Critics of the fourth middle school project have pointed to an annex currently at the James Blair site that could be used to alleviate crowding. "If we were to take 200 students and put them at the annex for an interim period for whatever program you deemed necessary, would that immediately solve the overcrowding issue?" Sue Sadler asked.

Superintendent Steve Constantino said relying on the annex poses a risk because it depends on enough students volunteering to attend a yet-to-be-determined specialty center – which would have a lower student population and fewer extracurricular options. If enough students did not volunteer, the school could not force students to attend without rezoning.

School Board Chair Jim Kelly said his wife would throw a fit if his child was redistricted out of his home middle school to attend a 200-student school with fewer amenities in the school annex.

Kelly said not building schools would result in a higher student-teacher ratios in classrooms and lunch would run from 9 a.m. to 1 p.m. at some of the middle schools.

"I've heard other comments that this is simply a feather in the administration's cap or something the school board wants to do," Kelly said. "I would have given this up a long time ago if our middle school students didn't need this. This is not trying to get the administration the Taj Mahal."

Kelly also explained why the district has used two different enrollment projections for different purposes. Critics have accused the schools of cherry picking data because at times school officials cite the "most likely" projections and at other times the "low" projections.

Kelly said the school uses "low" projections for how much they anticipate getting in state funding and the "most likely" projections to predict how many students will be enrolled in W-JCC schools.

"This was us trying to be conservative on two fronts," Kelly said.

The meeting was also observed by School Board members James Beers, Sandra Young and Mary Minor, although they didn't sit with Kelly and Cook in the work session. They sat in a different room and watched a livestream out of concern for Freedom of Information Act laws that govern how many board members can be present without advertising a public meeting.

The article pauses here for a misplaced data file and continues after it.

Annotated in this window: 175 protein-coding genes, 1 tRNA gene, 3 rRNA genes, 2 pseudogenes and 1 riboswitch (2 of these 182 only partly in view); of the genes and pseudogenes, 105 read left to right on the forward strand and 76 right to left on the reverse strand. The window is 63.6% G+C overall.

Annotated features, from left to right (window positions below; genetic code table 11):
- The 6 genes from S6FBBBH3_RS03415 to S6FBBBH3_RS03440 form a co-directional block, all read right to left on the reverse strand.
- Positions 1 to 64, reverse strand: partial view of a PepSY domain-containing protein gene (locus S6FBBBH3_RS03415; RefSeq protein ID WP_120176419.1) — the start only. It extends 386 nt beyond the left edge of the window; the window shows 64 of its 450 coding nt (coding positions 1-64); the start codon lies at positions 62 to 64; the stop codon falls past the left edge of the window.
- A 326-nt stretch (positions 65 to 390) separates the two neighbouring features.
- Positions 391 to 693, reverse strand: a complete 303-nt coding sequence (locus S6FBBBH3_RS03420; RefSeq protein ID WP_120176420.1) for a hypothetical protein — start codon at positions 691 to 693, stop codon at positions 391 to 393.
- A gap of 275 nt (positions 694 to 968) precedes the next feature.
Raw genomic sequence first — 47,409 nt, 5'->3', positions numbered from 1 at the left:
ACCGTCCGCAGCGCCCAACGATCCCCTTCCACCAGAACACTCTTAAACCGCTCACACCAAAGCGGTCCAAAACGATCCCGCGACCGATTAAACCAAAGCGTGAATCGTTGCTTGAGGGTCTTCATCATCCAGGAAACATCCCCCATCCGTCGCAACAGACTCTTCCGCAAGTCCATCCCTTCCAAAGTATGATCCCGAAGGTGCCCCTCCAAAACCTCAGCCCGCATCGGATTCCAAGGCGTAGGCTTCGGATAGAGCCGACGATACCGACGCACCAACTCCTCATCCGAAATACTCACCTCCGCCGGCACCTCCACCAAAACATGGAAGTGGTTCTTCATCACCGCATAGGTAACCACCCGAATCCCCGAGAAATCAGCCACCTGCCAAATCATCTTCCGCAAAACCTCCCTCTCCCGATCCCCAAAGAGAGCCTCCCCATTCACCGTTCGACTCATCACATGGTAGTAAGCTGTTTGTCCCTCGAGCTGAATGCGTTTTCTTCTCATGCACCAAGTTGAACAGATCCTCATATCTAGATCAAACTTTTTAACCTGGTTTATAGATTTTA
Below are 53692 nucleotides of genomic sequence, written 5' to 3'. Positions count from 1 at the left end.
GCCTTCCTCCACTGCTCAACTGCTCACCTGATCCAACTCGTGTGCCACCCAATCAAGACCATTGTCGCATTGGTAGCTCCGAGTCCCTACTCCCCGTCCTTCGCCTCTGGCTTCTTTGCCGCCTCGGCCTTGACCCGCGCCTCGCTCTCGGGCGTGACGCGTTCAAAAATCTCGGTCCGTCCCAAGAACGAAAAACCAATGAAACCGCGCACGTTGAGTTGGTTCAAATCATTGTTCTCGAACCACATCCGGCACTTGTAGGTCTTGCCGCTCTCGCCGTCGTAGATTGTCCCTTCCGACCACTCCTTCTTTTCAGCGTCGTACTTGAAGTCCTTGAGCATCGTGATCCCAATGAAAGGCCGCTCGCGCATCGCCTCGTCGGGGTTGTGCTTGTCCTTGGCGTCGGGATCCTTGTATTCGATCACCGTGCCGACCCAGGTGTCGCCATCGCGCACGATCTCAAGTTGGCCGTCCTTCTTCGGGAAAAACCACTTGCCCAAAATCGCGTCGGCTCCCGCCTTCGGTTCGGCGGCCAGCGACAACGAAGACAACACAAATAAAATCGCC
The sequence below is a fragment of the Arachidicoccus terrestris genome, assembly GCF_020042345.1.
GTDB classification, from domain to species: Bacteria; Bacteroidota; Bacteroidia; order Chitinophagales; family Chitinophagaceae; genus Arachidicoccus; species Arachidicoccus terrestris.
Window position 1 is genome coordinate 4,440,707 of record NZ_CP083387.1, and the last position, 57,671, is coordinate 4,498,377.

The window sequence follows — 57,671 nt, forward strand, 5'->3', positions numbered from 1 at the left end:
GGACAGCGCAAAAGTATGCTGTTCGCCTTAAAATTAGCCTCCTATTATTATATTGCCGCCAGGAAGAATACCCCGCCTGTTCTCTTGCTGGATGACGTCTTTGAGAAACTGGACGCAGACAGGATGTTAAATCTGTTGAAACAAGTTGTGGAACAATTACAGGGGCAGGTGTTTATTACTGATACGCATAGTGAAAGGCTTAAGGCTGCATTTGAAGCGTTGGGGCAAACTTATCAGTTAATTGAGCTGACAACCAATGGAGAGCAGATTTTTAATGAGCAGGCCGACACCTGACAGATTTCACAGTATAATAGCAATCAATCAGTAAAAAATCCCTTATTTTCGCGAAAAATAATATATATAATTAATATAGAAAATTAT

"Mr. Onizuk has brought up some interesting questions about if they're going to talk about the strategic plan and developing strategic plan, it makes sense they would hold off on this and take a hard look at what happens in the county. I'd hate to build a school where we don't need it," Young said.

But Minor said she feels the James Blair project is the correct option, saying other alternatives could be more costly. "It isn't going to resolve the larger issue that the middle school is overcrowded," Minor said, referring to stop gap measures.

The Board of Supervisors will have to approve the funding for the middle school in its budget and authorize the county to issue bonds for the project. Any final action will take place after a scheduled joint meeting with the School Board, county and city of Williamsburg on April 22.

McGlennon said he felt it is time to move forward.

"I think that the questions have been answered before, I know it's a large commitment but, we do have to make a decision," McGlennon said.

McKinnon can be reached by phone at 757-345-2341. Bogues can be reached by phone at 757-345-2346.